The Integer Unit (sometimes called the "Arithmetic and Logic Unit" (ALU)) is the central part of the processor: it is basically a combinational logic element, that can do both arithmetic and logical operations on integer numbers: for example, two words can be added, subtracted, ANDed or ORed together. The operation to be executed is controlled by the values on the control inputs to the Integer Unit supplied by the Dispatch Unit.
The Integer Unit deals with either bytes or words (a word is usually 2 or 4 bytes): in general it takes two eight bit numbers, and gives one eight bit answer, or two words and gives another word as an answer. One of the two words or bytes may be a location in memory, the other is usually the contents of one of the registers, or else is eight bits actually stored in the instruction. The latter is called a "literal". (In assembler we normally write a literal value by preceding it with a hash "#"). The output of the Integer Unit is either written back to memory, or else it is written back to the the register where the data came from.
The control bits (or commands), which come from the Dispatch Unit, determine what happens. The dispatch unit processes the instrcution held in the instruction register, and decodes this to generate the control bits. These bit dictate whether the input is taken from a register or from memory; what logical or arithmetic operation is performed; whether the data is a byte or a word; and where the output is written. The instruction also contains the address of the register involved, or the "literal" value to be used.
The Integer Unit also has some "status" outputs: for example, if the answer is zero, the Z bit is set to 1; and if there was a "carry" the carry bit is set to 1. The new values of the status bits are stored in the Integer Unit status register after completion of each instruction. Many instructions modify only some status bits, leaving the value of the other bits unchanged.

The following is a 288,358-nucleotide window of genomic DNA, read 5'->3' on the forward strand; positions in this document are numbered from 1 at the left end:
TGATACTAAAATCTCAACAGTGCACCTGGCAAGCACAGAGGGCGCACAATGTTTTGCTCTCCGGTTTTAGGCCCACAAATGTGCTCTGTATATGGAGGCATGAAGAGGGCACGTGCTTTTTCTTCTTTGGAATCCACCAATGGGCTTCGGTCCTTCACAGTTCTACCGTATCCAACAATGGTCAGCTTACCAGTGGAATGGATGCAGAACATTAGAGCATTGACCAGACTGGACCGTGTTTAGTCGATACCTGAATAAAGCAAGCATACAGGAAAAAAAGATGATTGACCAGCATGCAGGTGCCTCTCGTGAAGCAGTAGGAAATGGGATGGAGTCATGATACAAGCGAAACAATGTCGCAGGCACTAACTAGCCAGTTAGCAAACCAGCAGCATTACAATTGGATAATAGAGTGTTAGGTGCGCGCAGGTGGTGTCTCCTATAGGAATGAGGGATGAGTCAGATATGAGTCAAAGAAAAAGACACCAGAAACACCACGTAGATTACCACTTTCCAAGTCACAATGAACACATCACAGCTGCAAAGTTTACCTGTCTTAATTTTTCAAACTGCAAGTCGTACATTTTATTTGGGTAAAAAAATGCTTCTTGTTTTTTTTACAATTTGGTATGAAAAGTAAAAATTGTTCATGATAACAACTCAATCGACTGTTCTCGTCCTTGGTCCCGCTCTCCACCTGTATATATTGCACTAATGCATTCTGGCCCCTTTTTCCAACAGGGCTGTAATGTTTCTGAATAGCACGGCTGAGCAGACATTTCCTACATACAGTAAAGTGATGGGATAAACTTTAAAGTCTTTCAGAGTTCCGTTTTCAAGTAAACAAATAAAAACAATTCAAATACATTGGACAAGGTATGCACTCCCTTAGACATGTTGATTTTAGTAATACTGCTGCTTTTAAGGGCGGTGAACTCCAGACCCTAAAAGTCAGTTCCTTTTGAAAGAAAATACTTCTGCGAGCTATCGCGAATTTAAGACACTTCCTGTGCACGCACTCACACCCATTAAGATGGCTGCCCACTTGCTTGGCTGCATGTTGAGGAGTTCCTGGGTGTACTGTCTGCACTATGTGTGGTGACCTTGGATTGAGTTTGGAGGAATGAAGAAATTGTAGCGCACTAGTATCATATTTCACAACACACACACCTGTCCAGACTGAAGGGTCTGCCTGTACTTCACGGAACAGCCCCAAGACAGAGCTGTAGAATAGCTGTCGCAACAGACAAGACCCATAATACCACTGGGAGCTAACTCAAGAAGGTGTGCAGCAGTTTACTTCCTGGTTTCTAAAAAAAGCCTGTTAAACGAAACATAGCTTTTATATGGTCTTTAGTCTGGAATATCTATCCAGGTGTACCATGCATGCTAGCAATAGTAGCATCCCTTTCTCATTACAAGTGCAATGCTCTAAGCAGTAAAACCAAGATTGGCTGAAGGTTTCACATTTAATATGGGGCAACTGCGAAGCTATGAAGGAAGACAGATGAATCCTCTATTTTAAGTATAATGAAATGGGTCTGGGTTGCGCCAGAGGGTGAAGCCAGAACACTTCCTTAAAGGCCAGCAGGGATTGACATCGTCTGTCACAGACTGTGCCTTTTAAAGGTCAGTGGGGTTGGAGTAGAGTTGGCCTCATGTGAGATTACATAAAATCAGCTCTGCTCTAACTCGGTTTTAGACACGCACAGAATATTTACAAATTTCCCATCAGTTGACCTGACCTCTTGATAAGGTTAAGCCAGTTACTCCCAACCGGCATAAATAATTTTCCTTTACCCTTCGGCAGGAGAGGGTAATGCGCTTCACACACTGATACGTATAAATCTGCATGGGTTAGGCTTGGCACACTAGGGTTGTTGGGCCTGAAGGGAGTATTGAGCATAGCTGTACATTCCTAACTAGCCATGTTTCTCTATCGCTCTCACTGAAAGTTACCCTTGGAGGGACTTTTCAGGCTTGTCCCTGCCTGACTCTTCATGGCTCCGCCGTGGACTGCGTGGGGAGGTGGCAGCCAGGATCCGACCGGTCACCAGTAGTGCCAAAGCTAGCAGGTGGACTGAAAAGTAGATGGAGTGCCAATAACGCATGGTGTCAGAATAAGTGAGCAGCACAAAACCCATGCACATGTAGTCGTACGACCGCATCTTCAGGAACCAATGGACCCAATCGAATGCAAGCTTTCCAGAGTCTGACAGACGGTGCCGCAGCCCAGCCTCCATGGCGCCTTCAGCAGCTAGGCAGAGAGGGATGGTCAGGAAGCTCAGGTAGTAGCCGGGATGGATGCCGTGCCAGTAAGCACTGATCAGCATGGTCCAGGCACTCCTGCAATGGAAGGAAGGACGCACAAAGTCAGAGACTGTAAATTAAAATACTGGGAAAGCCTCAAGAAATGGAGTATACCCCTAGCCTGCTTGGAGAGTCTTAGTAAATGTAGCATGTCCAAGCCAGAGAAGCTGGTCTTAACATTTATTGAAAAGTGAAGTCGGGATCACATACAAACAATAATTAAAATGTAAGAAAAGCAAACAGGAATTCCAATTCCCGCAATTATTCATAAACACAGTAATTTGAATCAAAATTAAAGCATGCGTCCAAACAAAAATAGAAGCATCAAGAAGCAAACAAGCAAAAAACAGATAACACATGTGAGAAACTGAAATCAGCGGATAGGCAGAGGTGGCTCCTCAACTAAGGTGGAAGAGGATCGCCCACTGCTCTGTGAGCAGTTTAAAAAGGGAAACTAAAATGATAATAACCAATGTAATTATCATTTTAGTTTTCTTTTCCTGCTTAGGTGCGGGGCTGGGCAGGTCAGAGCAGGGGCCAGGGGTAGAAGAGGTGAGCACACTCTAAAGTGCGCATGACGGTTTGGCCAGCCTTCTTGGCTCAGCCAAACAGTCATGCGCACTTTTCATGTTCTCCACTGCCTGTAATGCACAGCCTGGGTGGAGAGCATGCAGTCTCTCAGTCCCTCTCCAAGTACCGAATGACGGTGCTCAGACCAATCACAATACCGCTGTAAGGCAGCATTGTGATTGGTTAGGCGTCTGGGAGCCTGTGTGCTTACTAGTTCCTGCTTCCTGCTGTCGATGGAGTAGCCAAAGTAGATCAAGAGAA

Here are some of the elementary instructions which can be done (I am spelling them out in a longer form than they are usually written, the mnemonic in brackets indicates the more usual short-hand form).
- C: register int r; int W; r= r+w;
- Asembler: ADD r0,W
- C: register int r0,r1; r0=r0+r1;
- Assembler: ADD r1,r0
- C: int w; register int 0; W=r0;
- Assembler: MOV W,r0
- C: register int r2,r3; r3=r2;
- Assembler: MOV r3, r2
- C: register int r0; r0++;
- Assembler: INC r0
- C: register int r4; r4--;
- Assembler: DEC r4
- C: register int r0; r0=r0>>1;
- Assembler: SHFTL r0,1
- C: register int r4,r1; r4=r1&r4;
- Assembler: AND r4, r1
- C: register char r6; const V; r6=r6+V;
- Assembler: ADD.B r6, #V
Note that a small number of choices define all these possibilities. Each instruction has three parts: an operation code (opcode) which specifies what the Integer Unit is to do; a size which specifies how many bits are to be used (in many cases the default (usual) size is a whole word); a destination which is where the result of the operation is returned (the destination is usually also read into the Integer Unit for most opcodes); and a source address, which specifies where the data is to come from.
A list of common instructions follows:
Unary operators (operate on one register)
= assign value (move)
~a bit-wise inversion (1's complement)
-a negation (2's complement)
a++ increment a (add 1 to a)
a-- decrement a (subtract 1 from a)
a & b Bit-wise logical and of a and b
a ^ b Bit-wise exclusive OR (XOR)
a | b Bit-wise OR
a >> n Shift a right n bits (a divideed by 2 to the power n)
a << n Shift a left n bits (a multiplied by 2 to the power n)
a +b add a to b
a - b subtract b from a
a * b a multiplied by b
a / b a divided by b
EG2069 Home Page
Author: Gorry Fairhurst (Email: G.Fairhurst@eng.abdn.ac.uk)